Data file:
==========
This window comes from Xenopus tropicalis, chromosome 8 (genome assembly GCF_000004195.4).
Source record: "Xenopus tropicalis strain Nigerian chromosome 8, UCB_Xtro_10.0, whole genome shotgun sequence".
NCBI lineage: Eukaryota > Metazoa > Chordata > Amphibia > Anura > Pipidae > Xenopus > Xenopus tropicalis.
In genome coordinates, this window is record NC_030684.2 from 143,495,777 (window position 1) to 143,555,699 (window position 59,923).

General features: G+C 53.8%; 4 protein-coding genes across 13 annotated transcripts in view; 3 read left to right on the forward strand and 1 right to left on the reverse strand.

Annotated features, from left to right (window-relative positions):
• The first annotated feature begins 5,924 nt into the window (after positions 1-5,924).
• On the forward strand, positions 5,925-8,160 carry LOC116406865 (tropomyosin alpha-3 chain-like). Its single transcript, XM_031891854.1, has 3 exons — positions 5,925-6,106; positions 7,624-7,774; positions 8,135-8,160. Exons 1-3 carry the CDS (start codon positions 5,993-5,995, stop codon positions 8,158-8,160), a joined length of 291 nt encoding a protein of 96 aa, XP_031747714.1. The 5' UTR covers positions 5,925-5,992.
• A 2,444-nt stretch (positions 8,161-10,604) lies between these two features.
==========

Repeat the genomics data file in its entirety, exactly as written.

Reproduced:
This window comes from Xenopus tropicalis, chromosome 8 (genome assembly GCF_000004195.4).
Source record: "Xenopus tropicalis strain Nigerian chromosome 8, UCB_Xtro_10.0, whole genome shotgun sequence".
NCBI lineage: Eukaryota > Metazoa > Chordata > Amphibia > Anura > Pipidae > Xenopus > Xenopus tropicalis.
In genome coordinates, this window is record NC_030684.2 from 143,495,777 (window position 1) to 143,555,699 (window position 59,923).

General features: G+C 53.8%; 4 protein-coding genes across 13 annotated transcripts in view; 3 read left to right on the forward strand and 1 right to left on the reverse strand.

Annotated features, from left to right (window-relative positions):
• The first annotated feature begins 5,924 nt into the window (after positions 1-5,924).
• On the forward strand, positions 5,925-8,160 carry LOC116406865 (tropomyosin alpha-3 chain-like). Its single transcript, XM_031891854.1, has 3 exons — positions 5,925-6,106; positions 7,624-7,774; positions 8,135-8,160. Exons 1-3 carry the CDS (start codon positions 5,993-5,995, stop codon positions 8,158-8,160), a joined length of 291 nt encoding a protein of 96 aa, XP_031747714.1. The 5' UTR covers positions 5,925-5,992.
• A 2,444-nt stretch (positions 8,161-10,604) lies between these two features.